For China, an American endorsement could markedly improve the perception of an initiative critics caricature as an attempt to buy up other countries’ strategic assets, provide jobs for imported Chinese workers, or dump Chinese industrial overcapacity in developing markets. An American imprimatur would also help China’s state-owned enterprises defray the risk associated with big projects in dicey parts of the world.
For now, justified suspicion hangs over China’s purported commitment to mutually beneficial outcomes -- what Xi has called a “chorus comprising all countries along the routes, not a solo for China itself.”
The branding problem has China’s state-run media working overtime. The newspaper China Daily produced English-language videos dubbed “Belt and Road Bedtime Stories.” One shows a father teaching his daughter about the initiative by maneuvering a toy camel across a brightly colored map to illustrate trade. “Like countries sharing?” a young blond girl asks. “Yeah,” her father replies.
But efforts to make the initiative seem like a win-win for all will collide with reality across some of the most complex and conflict-ridden regions of the world -- Central and South Asia, the Middle East and East Africa.
While Beijing says it intends to focus entirely on the economics of the deals while floating above the political, ethnic, religious and other fault lines, that is already proving easier said than done.
A port development in Sri Lanka has led to large protests. Indian officials have raised concerns that a new Pakistan economic corridor impinges on territorial disputes and will improve its rival’s ability to project military power.
For a taste of what else could come, consider how China will navigate Gulf countries keeping score as to Beijing’s investment in Iran, and vice versa. Or imagine Israeli resistance to Belt and Road projects with the Palestinian Authority, as both sides court Chinese investment.
Such objections will only gain steam if Washington is spreading skepticism of the project.
For the U.S., finding ways to work with Belt and Road would ease mounting concerns that it is ceding the international playing field to China, especially in the absence of an American alternative proposal.
Trump’s “America first” messaging and the abandonment of a hard-won Trans-Pacific Partnership trade agreement that comprised 40 percent of the global economy have raised doubts about America’s international ambitions, just as Xi projects greater global leadership in advance of this fall’s 19th Communist Party Congress, where he will seek to further consolidate his power.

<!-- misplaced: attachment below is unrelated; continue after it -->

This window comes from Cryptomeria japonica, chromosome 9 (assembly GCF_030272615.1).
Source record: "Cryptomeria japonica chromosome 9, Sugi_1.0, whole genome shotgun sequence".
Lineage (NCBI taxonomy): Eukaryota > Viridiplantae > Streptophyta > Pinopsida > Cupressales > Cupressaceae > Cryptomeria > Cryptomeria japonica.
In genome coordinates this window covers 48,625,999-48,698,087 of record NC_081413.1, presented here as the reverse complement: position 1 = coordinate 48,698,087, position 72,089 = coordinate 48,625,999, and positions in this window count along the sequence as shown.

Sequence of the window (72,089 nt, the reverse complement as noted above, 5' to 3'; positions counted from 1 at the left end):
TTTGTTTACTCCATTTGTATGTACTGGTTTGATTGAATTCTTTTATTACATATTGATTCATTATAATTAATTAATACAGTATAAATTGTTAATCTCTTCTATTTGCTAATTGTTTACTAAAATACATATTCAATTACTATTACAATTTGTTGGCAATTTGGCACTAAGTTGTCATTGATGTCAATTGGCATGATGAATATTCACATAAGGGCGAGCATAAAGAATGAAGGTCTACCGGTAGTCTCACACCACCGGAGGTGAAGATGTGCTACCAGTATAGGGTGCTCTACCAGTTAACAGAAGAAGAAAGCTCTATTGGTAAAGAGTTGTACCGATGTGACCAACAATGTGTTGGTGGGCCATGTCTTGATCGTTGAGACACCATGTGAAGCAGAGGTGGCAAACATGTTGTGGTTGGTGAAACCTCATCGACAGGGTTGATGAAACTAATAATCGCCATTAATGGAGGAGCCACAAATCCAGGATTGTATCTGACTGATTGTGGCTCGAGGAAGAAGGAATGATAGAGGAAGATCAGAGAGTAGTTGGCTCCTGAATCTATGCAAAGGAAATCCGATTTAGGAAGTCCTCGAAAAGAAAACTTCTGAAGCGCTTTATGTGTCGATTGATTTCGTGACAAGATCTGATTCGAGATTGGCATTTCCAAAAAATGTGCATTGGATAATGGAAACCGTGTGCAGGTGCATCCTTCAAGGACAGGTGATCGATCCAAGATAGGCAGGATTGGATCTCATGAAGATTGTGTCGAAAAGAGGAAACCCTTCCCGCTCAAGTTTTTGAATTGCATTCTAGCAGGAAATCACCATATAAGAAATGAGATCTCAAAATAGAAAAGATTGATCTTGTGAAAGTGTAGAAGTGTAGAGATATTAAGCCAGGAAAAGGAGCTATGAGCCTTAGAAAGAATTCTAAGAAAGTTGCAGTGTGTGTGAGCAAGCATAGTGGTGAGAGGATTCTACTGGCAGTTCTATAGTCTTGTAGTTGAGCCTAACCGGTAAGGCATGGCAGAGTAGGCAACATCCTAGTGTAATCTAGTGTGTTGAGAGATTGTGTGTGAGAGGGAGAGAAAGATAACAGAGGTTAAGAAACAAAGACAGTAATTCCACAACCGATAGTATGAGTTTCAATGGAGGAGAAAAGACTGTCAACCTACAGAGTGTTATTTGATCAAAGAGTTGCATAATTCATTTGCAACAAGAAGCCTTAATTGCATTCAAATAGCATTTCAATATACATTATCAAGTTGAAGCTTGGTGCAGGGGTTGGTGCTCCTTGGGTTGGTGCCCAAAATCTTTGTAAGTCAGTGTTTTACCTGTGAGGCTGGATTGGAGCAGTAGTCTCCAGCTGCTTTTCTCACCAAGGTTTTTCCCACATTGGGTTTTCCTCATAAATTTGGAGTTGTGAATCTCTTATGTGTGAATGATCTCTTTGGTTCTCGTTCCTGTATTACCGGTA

A change in the U.S. attitude need not mean blindly embracing an initiative whose details and true motivations remain hazy at best. While reports suggest anywhere from $500 billion to more than $1 trillion in Chinese-financed projects could be in the offing, conversations with multinational executives in Beijing this week suggest many will need to see a lot more fine print before making any commitments.
But Washington would be wise to welcome the initiative, at least in principle, even while pressing the Chinese for more specifics and working with other countries to hold it to certain international standards, for example on labor practices and environmental impact.
A good place to start would be by sending a credible delegation from Washington to Sunday’s Belt and Road Forum (which some U.S. officials derisively refer to by the unfortunate acronym “BARF”), to join notables like Russian President Vladimir Putin and Burma’s de facto leader Aung San Suu Kyi.
Trump, who clearly prides himself on his deal-making and construction prowess, should also ask his State and Commerce Departments to identify projects that advance American interests and designate a seasoned diplomat to help steer Beijing toward them (and to promote U.S. companies interested in doing the work).
Finally, with the Trump Administration seemingly inclined to deepen its military involvement across the Belt and Road region, working with China could help break the recent pattern whereby Washington spends blood and treasure on security and China reaps the economic rewards.
Perhaps the greatest irony of America’s devastating conflict in Iraq, often caricatured as a “war for oil,” is that China, which opposed the invasion, has been the far greater beneficiary of Iraqi energy production.
The U.S. and China are still defining the contours of a relationship commonly considered the world’s most consequential. Cooperating where they can and colliding only when they must remains as good a formula as any. While it is too soon to know which category Belt and Road will fall into, there is the prospect of a mutually beneficial way forward, if both sides have the wisdom to seize it.